Pope Francis, flanked by his spokesperson Matteo Bruni, addresses journalists during his flight from Antamanarivo to Rome, on Sept.10, after his seven-day pastoral trip to Mozambique, Madagascar, and Mauritius. During his time in Mozambique he met with a group of 24 Jesuits; 20 of whom were from Mozambique, three from Zimbabwe and one from Portugal. (Photo by Alessandra Tarantino/AFP)
During Pope Francis’ recent trip to the African nation of Mozambique he met with 24 Jesuits and spoke with them for an hour. The following is part of the conversation the pope had with the Jesuits that’s been published by La Civilta Cattolica.
Father Paul Mayeresa, who works in Beira in the educational apostolate, asked for the pope’s thoughts on the apostolic preferences of the Society and for advice on how to live them in Mozambique. The pope replied:
“It is not easy to rebuild a divided society. You live in a country that has experienced civil strife, with Mozambicans fighting one another. I think, for example, that the apostolic preference regarding the Spiritual Exercises can help a lot in this context. They can be given to people engaged in different sectors of society and thus make them more able to carry out their task of uniting and reconciling. The experience of spiritual discernment can guide action.
“It is appropriate to accompany all parties, especially where there is a need for unity and reconciliation in society and in the nation. We know that sometimes the best is the enemy of the good, and at a time of reconciliation bitter pills must be swallowed. In this process you have to teach yourself to be patient. It takes the patience of discernment to reach what is essential and put aside the accidental. It takes a lot of patience sometimes! Of course, it is also necessary to share our wisdom, that is the social doctrine of the Church. But be careful: Jesuits must not divide. There is a need for reconciliation in the society of Mozambique: unite, unite, unite, unite, unite, have patience, wait. Never take a step to divide. We are men of the whole, not of the part.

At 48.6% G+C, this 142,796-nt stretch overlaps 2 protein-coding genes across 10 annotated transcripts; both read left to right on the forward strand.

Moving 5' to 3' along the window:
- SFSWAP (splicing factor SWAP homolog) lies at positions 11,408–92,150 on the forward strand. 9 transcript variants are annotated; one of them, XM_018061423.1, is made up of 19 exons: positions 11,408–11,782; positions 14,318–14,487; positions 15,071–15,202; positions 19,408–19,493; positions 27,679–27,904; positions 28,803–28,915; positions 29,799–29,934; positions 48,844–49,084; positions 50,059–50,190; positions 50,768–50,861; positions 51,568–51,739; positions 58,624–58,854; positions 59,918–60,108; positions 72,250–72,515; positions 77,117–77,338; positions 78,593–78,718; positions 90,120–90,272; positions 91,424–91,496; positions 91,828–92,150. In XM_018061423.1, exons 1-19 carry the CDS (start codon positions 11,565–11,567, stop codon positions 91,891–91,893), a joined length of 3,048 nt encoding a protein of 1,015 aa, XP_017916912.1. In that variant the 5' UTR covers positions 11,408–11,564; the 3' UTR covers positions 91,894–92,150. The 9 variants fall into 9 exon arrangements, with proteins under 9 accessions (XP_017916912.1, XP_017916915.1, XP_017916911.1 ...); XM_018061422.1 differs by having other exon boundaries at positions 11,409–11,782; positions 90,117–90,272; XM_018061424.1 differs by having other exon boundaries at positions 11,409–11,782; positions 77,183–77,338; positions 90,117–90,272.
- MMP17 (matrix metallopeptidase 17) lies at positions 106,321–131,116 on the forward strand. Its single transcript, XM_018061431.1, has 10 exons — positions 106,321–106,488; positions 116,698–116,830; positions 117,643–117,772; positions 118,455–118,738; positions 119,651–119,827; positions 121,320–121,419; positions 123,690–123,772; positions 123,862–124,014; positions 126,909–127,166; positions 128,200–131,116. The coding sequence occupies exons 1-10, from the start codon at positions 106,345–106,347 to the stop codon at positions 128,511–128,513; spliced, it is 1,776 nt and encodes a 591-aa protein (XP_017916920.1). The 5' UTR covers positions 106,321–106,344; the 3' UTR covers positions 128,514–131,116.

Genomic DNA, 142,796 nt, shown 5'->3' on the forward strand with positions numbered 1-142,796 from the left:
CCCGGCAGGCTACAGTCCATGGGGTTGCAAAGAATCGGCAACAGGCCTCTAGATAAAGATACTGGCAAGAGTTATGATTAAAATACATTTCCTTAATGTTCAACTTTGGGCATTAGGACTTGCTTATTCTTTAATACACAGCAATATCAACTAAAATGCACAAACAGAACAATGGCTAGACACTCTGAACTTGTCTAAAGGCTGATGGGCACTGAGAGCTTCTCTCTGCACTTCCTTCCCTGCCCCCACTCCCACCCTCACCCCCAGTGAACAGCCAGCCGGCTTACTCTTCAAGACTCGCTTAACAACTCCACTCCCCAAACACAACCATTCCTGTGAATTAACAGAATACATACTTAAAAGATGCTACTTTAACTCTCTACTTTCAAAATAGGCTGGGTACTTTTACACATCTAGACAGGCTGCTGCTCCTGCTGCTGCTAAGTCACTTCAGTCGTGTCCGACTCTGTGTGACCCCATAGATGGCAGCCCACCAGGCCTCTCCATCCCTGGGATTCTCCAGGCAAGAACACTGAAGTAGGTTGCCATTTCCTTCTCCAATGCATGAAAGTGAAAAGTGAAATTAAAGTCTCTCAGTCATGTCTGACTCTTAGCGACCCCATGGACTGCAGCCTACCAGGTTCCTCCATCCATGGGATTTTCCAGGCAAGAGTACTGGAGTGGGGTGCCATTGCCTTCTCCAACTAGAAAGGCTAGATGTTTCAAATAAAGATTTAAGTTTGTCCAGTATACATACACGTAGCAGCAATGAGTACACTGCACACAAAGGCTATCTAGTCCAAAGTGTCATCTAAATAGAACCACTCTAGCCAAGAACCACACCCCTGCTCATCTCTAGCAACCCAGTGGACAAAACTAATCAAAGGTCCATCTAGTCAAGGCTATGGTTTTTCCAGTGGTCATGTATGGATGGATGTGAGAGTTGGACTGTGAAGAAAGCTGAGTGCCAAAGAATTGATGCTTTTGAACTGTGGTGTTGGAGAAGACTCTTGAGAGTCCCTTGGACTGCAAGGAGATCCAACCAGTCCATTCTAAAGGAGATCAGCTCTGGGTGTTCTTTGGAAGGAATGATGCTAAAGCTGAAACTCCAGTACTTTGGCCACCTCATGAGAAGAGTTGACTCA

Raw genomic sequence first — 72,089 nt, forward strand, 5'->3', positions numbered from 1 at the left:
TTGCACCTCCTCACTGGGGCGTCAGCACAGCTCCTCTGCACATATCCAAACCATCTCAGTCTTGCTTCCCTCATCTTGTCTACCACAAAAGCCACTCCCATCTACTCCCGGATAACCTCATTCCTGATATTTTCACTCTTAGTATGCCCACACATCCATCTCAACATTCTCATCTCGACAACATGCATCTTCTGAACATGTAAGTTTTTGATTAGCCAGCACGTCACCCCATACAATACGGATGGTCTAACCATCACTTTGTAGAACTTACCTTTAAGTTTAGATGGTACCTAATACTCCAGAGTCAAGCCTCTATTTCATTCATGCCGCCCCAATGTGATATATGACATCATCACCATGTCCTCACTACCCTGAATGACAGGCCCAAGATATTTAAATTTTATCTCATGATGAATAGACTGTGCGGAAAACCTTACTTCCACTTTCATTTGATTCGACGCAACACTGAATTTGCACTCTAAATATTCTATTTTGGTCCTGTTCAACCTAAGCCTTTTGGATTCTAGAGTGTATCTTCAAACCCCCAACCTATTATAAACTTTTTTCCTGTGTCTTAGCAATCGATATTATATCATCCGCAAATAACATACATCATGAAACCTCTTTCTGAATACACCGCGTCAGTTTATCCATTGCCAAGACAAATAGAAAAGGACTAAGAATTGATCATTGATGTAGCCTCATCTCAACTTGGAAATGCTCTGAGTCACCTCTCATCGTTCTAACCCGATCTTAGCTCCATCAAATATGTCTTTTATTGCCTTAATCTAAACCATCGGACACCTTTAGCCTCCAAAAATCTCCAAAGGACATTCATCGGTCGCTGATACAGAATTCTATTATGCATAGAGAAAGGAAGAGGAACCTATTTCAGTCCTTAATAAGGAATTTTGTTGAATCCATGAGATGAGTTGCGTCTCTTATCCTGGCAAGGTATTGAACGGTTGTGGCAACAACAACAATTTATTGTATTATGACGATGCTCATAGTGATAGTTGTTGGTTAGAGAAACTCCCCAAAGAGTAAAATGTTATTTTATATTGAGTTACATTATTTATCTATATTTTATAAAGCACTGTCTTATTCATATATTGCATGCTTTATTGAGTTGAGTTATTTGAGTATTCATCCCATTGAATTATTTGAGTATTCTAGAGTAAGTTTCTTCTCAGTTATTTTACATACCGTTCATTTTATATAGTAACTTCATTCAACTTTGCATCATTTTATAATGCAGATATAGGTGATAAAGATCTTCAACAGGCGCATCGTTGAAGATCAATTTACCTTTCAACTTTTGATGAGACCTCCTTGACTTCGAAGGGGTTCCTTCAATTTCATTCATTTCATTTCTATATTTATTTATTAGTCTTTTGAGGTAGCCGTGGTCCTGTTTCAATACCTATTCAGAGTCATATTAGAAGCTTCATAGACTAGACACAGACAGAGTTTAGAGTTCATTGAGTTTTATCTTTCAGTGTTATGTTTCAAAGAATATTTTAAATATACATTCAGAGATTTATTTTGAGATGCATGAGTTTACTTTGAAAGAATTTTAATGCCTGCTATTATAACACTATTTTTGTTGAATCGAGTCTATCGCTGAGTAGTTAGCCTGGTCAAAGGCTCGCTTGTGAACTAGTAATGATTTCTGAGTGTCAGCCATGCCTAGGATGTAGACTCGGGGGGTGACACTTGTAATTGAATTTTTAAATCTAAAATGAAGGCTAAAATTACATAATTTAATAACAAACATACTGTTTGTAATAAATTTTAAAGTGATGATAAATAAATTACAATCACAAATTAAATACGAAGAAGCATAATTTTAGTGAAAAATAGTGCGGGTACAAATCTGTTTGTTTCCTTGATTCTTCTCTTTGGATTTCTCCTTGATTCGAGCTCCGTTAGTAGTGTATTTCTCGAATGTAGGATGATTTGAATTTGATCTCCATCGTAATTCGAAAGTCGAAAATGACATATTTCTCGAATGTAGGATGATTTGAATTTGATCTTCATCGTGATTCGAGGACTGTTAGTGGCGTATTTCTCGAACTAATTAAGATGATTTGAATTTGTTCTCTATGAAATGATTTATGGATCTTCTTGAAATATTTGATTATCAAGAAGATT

“You work in the educational apostolate, and you are among the young. Your work is important and demanding. Young people have good will, but they can be easy prey to deception as well as [can be] impatient. It is necessary to be close to the young people, to give them space so that they can discern what is happening in their hearts. Formation considers ideas and feelings together. To act well you always have to consider your ideas and feelings. For example, we must help the youngest to recognize when they live in resignation, and therefore in stagnation, and also to recognize when they live a healthy restlessness. In short, we need spiritual discernment, of accompaniment for the good of society.”
To read more click here to be redirected to La Civilta Cattolica.
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